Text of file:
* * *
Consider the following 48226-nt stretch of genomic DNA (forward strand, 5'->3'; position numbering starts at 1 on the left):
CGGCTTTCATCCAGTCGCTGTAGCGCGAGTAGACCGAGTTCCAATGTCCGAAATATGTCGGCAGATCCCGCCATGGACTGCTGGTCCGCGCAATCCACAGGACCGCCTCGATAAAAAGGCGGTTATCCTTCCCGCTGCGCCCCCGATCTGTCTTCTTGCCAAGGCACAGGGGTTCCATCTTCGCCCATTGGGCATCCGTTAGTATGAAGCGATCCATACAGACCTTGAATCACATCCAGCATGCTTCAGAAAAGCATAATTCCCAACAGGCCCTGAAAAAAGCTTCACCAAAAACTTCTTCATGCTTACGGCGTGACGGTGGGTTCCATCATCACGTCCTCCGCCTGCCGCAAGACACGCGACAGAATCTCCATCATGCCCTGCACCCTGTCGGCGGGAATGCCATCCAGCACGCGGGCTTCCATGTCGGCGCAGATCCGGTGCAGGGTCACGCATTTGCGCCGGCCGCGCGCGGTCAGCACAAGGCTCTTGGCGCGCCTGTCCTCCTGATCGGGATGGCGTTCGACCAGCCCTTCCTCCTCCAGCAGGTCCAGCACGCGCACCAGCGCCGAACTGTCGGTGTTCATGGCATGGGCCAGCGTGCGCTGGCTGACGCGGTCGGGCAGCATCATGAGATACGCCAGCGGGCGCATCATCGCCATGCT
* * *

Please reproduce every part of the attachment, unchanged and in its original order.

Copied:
Consider the following 48226-nt stretch of genomic DNA (forward strand, 5'->3'; position numbering starts at 1 on the left):
CGGCTTTCATCCAGTCGCTGTAGCGCGAGTAGACCGAGTTCCAATGTCCGAAATATGTCGGCAGATCCCGCCATGGACTGCTGGTCCGCGCAATCCACAGGACCGCCTCGATAAAAAGGCGGTTATCCTTCCCGCTGCGCCCCCGATCTGTCTTCTTGCCAAGGCACAGGGGTTCCATCTTCGCCCATTGGGCATCCGTTAGTATGAAGCGATCCATACAGACCTTGAATCACATCCAGCATGCTTCAGAAAAGCATAATTCCCAACAGGCCCTGAAAAAAGCTTCACCAAAAACTTCTTCATGCTTACGGCGTGACGGTGGGTTCCATCATCACGTCCTCCGCCTGCCGCAAGACACGCGACAGAATCTCCATCATGCCCTGCACCCTGTCGGCGGGAATGCCATCCAGCACGCGGGCTTCCATGTCGGCGCAGATCCGGTGCAGGGTCACGCATTTGCGCCGGCCGCGCGCGGTCAGCACAAGGCTCTTGGCGCGCCTGTCCTCCTGATCGGGATGGCGTTCGACCAGCCCTTCCTCCTCCAGCAGGTCCAGCACGCGCACCAGCGCCGAACTGTCGGTGTTCATGGCATGGGCCAGCGTGCGCTGGCTGACGCGGTCGGGCAGCATCATGAGATACGCCAGCGGGCGCATCATCGCCATGCT